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ERIC Number: EJ830712
Record Type: Journal
Publication Date: 2009
Pages: 14
Abstractor: As Provided
Reference Count: 52
ISBN: N/A
ISSN: ISSN-0951-354X
Children's Spirit: Leadership Standards and Chief School Executives
Boske, Christa
International Journal of Educational Management, v23 n2 p115-128 2009
Purpose: The purpose of this study is to increase awareness of the interactions among school leadership standards, cultural competence, and decision-making practices for chief school executives. Design/methodology/approach: To achieve this objective, 1,087 chief school executives, who were members of the American Association of School Administrators (AASA) in 2006, completed an electronic survey. Respondents rank-ordered eight leadership standards, from most to least important. These standards focused specifically on diversity issues promoted through school leadership programs within the USA (American Association of School Administrators, National Council for Accreditation of Teacher Education and Interstate School Leaders Licensure Consortium). Chief school executives also completed a 12-item survey identifying what training they received during their graduate studies to help them meet the needs of diverse student populations. Findings: Respondents ranked the three most important diversity standards that promoted the success of all school-age children; the remaining diversity standards that focused specifically on marginalized populations were ranked as less important. The least important diversity standard was the ability and willingness to reject any arguments of a one-to-one correlation between race and culture or race and intelligence. Respondents indicated that their school districts do not promote culturally responsive professional development--also that their school leadership preparation programs did not prepare them for equity issues emphasized in the national standards. Practical implications: The findings suggest that chief school executives might not have the ability or willingness to validate the cultural and ethnic experiences of the school communities they serve. Originality/value: Understanding the implications of responding to marginalization as an institutionalized concept is just beginning to surface in scholarship and research. The study increases awareness of the interactions among school leadership standards, cultural competence, and decision-making practices for chief school executives and makes recommendations for practice and further research. (Contains 4 tables.)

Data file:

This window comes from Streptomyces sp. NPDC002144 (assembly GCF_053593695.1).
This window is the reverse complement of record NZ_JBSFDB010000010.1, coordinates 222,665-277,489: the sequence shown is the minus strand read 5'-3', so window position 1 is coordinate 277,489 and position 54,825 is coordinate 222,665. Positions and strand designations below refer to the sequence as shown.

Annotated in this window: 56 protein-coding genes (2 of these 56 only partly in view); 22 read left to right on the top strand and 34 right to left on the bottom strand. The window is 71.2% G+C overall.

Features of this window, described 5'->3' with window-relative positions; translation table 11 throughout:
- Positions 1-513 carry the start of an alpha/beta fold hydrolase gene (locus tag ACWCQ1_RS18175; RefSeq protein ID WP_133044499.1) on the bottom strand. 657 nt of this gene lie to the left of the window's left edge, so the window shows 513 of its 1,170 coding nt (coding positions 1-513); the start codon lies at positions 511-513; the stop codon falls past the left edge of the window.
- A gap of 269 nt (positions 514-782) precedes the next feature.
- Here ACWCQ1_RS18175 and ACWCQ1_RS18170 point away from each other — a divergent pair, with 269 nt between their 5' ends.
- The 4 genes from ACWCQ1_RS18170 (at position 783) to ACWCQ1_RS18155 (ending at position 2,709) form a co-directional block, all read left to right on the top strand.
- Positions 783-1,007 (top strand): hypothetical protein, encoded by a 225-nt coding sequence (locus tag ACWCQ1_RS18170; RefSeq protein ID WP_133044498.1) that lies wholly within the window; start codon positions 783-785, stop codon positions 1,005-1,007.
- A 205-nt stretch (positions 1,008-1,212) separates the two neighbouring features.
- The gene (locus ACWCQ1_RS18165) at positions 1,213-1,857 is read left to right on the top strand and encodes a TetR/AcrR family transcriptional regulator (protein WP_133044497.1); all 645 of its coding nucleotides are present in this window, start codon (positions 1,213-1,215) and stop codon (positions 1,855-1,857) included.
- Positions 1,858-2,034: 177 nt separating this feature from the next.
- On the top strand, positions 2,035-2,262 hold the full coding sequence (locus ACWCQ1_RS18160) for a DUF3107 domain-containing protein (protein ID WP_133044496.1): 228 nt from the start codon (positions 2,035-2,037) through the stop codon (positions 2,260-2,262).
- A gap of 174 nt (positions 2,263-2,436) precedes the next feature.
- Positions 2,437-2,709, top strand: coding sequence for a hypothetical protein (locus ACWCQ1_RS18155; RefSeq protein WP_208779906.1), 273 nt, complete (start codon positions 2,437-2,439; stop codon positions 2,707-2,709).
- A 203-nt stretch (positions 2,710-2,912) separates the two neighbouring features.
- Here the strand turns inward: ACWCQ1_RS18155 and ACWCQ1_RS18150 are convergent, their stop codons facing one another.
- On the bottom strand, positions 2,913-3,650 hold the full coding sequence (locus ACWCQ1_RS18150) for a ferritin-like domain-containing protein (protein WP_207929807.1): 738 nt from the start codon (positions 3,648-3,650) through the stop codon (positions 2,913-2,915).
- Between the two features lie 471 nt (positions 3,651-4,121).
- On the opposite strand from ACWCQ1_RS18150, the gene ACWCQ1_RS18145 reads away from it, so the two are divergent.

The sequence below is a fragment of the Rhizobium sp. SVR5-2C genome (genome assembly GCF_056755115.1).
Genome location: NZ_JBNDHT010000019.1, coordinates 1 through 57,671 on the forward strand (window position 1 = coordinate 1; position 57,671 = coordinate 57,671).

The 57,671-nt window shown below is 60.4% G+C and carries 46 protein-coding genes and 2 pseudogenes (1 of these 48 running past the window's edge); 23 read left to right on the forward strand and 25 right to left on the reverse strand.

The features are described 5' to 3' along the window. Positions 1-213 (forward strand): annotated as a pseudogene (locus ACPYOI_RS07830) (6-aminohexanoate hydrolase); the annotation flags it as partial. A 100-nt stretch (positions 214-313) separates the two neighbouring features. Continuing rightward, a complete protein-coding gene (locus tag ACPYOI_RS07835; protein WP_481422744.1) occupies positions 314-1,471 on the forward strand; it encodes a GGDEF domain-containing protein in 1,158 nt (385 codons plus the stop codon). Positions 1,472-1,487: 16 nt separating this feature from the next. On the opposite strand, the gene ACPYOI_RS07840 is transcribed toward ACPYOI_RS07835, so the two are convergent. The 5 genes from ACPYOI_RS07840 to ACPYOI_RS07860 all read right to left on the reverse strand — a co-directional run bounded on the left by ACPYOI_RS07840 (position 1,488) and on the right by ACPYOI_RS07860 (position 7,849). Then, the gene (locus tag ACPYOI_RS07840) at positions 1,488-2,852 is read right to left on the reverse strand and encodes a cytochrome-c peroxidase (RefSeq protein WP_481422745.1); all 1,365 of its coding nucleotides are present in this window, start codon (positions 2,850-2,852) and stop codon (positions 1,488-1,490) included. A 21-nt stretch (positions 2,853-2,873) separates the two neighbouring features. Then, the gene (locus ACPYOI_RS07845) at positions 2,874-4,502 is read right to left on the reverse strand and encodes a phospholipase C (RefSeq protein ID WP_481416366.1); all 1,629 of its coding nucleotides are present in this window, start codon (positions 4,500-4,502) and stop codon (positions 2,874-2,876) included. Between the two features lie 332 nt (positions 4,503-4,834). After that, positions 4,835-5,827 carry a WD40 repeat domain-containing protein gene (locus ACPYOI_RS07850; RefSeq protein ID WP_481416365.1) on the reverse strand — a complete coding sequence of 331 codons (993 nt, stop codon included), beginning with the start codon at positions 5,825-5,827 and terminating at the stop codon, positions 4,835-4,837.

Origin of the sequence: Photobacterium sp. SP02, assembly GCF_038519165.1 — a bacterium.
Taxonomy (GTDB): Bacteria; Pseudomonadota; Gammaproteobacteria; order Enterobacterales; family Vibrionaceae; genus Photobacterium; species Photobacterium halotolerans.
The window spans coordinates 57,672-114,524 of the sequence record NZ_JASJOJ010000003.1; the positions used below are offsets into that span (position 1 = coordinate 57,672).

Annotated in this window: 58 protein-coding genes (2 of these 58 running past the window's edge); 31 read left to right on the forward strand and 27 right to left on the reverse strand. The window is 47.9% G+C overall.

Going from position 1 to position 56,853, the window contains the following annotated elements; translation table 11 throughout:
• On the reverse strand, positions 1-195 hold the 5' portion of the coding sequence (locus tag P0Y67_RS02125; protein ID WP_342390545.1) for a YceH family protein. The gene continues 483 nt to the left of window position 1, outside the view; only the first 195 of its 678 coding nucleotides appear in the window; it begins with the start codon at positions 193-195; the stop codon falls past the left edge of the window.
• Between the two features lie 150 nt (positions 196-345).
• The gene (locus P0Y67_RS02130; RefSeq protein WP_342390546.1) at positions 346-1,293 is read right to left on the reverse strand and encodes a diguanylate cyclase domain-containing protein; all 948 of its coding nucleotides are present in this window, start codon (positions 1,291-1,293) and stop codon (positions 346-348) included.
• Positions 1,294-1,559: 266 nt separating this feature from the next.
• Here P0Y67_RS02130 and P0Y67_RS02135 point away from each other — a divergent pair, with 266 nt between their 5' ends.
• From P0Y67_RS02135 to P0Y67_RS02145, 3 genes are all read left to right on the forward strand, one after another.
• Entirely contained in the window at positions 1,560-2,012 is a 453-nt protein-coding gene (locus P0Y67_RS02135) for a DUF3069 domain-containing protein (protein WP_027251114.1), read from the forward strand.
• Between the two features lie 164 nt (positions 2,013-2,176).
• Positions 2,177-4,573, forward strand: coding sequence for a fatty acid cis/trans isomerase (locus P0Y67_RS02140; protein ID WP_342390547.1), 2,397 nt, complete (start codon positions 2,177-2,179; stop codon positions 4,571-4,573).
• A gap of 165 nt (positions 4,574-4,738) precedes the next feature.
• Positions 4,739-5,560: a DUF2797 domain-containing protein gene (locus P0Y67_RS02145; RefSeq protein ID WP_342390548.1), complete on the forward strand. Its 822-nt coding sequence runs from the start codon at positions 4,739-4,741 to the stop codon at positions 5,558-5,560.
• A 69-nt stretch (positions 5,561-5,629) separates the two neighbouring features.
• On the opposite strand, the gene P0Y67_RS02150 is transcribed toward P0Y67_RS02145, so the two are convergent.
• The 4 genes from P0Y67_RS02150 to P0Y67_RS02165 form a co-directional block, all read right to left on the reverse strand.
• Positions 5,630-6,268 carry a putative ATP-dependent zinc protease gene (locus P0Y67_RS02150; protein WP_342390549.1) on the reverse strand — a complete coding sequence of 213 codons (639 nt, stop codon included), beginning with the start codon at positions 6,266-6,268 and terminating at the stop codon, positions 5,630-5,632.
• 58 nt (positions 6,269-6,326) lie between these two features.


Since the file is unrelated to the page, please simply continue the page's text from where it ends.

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Publication Type: Journal Articles; Reports - Research
Education Level: N/A
Audience: N/A
Language: English
Sponsor: N/A
Authoring Institution: N/A